40 people turn up to discuss affordability, safety and crime -

FILE PHOTO - Rep. Carla PilusoHow do landlords sleep at night?

That was a question posed near the end of a town hall meeting on affordable housing held Monday evening, Aug. 22, in the Human Solutions community room on Northeast 181st Avenue, by one of the 40 attendees who had come to discuss and share solutions.

The forum, hosted by Sen. Laurie Monnes Anderson and Rep. Carla Piluso, had a panel of experts explaining the problems surrounding affordable housing, what is being done, the connection to safety and crime and how the community can help make a difference. It is an important topic for East Multnomah County to tackle, as more people are being displaced from North and Northeast Portland.

“Issues related to public safety and housing are really important,” Piluso said. “If our kids are living with roofs over their heads and an address, they are less likely to commit or be a victim of crime.”

On the panel were Gresham City Councilor Mario Palmero, Jean DeMaster, housing advocate and former executive director of Human Solutions, and Steven Holt, chairman of the oversight committee for the North and Northeast Portland Housing Strategy and pastor at Kingdom Nation Church.

The first thing the panel did was define what constitutes affordable housing, as there is a difference between what is available. Some housing is cheap because it is rundown and poorly managed, which makes them only low-cost because they are bad places to live, which panelists noted is counterproductive to uplifting those needing a place to live.

It is preferable, they noted, when the properties are designed to be affordable, as it still allows for stability and community development. The panel said having intentional properties for low-income families allows them to keep their dignity.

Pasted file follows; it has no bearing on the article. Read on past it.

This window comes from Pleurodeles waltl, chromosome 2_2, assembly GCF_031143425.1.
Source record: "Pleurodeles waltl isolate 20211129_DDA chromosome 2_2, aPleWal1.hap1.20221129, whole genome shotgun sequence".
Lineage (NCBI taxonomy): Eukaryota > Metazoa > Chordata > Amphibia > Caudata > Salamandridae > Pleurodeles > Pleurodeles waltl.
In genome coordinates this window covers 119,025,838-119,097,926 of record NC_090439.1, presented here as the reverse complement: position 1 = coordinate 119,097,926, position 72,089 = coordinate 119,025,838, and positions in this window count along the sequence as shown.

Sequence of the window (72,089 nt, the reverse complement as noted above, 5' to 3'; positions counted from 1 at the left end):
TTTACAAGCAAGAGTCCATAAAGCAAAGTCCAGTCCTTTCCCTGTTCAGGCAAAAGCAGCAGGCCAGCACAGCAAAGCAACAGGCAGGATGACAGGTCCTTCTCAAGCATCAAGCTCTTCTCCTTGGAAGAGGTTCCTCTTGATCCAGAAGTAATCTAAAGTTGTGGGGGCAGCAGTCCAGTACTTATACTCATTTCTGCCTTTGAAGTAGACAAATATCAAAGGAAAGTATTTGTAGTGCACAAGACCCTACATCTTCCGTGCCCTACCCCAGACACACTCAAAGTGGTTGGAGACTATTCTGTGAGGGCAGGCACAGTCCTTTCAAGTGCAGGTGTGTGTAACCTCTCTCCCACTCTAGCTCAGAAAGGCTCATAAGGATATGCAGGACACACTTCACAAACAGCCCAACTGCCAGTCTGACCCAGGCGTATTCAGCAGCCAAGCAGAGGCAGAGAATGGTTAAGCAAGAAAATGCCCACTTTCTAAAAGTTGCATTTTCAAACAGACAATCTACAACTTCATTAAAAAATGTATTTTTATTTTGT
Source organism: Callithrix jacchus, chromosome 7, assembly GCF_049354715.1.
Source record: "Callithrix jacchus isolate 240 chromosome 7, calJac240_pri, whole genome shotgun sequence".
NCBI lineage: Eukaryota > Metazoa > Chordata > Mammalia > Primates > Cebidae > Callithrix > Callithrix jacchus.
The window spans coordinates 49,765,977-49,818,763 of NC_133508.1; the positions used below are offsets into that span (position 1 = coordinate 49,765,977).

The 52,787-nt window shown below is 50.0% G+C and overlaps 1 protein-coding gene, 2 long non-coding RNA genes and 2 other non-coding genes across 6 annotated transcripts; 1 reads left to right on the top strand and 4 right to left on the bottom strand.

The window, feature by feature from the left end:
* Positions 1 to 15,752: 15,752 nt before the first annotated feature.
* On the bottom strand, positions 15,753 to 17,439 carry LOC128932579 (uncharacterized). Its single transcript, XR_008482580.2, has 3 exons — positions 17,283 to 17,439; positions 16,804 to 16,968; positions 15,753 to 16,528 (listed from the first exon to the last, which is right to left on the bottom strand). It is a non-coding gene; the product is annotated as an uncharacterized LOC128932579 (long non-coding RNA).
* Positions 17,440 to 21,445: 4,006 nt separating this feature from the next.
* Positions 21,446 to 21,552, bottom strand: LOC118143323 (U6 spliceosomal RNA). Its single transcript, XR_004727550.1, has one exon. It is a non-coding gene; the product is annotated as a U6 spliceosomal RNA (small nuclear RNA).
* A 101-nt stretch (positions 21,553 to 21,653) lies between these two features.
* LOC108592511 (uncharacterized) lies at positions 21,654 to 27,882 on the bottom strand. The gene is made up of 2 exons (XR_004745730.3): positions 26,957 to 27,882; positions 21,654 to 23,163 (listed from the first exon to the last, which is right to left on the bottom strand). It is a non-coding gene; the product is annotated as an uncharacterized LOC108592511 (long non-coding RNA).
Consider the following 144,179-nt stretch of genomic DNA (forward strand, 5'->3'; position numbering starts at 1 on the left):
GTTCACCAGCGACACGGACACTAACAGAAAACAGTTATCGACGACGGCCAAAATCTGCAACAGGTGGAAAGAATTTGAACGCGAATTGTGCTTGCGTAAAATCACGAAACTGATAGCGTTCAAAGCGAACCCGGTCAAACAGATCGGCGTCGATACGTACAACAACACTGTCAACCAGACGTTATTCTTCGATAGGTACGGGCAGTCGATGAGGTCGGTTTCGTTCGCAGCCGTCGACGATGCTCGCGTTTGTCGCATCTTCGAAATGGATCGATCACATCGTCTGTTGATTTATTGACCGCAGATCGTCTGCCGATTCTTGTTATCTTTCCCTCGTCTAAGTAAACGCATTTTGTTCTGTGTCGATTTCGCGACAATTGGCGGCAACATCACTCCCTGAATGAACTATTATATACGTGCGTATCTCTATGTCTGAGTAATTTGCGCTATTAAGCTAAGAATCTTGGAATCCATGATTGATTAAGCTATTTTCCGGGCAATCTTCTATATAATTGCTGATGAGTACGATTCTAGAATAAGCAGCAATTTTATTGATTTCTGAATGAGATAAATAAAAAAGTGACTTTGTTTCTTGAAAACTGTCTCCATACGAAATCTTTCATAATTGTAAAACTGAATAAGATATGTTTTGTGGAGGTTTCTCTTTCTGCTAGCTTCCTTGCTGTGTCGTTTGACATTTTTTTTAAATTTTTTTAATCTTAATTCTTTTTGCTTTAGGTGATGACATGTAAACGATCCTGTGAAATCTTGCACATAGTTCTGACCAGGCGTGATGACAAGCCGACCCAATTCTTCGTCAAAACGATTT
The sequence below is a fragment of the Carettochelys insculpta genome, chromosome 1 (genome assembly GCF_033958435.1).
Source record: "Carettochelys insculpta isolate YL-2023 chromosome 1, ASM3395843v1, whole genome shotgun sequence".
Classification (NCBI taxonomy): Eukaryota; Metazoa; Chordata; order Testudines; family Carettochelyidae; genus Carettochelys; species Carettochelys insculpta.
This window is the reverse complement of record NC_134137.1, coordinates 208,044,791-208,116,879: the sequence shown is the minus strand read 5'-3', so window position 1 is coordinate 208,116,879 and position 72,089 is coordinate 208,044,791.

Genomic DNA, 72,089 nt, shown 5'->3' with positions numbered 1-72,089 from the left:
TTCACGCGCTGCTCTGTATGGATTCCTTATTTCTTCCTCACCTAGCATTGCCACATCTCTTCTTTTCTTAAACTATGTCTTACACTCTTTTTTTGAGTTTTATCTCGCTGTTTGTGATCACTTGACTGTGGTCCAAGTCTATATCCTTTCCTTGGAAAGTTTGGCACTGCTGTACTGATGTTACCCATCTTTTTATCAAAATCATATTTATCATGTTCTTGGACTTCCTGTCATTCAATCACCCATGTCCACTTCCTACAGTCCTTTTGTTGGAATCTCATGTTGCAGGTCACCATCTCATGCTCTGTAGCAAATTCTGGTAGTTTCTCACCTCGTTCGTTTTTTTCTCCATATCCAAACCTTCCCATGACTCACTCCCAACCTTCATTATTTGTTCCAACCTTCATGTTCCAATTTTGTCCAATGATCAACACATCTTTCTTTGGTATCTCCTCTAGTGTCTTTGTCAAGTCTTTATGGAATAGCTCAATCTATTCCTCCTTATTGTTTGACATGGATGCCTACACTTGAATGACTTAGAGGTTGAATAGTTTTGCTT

According to DeMaster, 62,415 households qualify for affordable housing in East Multnomah County. The problem is there are only 26,000 units available, and the waitlist is only getting longer as Holt said about 1,000 people are moving into the Portland area each month.

“When you think of the homeless, often the image of single men living in Portland or along the Springwater Corridor Trail comes to mind,” DeMaster said, “but many are families in shelters.”

Too large of a portion of income is being dedicated to housing, which removes any kind of buffer that prevents people from constantly being on the verge of losing their home. No-cause evictions are a problem, as is the lack of a rent cap to keep costs from skyrocketing.

“Just because you are secure financially, don’t think this issue doesn’t concern you,” Palmero said.

One of the big solutions the panel discussed was the idea of forming balanced neighborhoods. Rather than have huge blocks of low-income housing, which breeds safety concerns, the way forward is to design neighborhoods with multiple types of housing options.

The difficulty, they said, is in combating the stigma against affordable housing. The panel agreed that while most are vocal in support of finding more housing options for low-income families, no one seems to be willing to host it in their own backyards.

“I know how difficult it is to be a person coming into a neighborhood where no one wants you, and how hard it is to invest back into communities,” Holt said. “At the end of the day there is no ‘them’ and ‘they’ — it’s just ‘we’ and ‘us.’”

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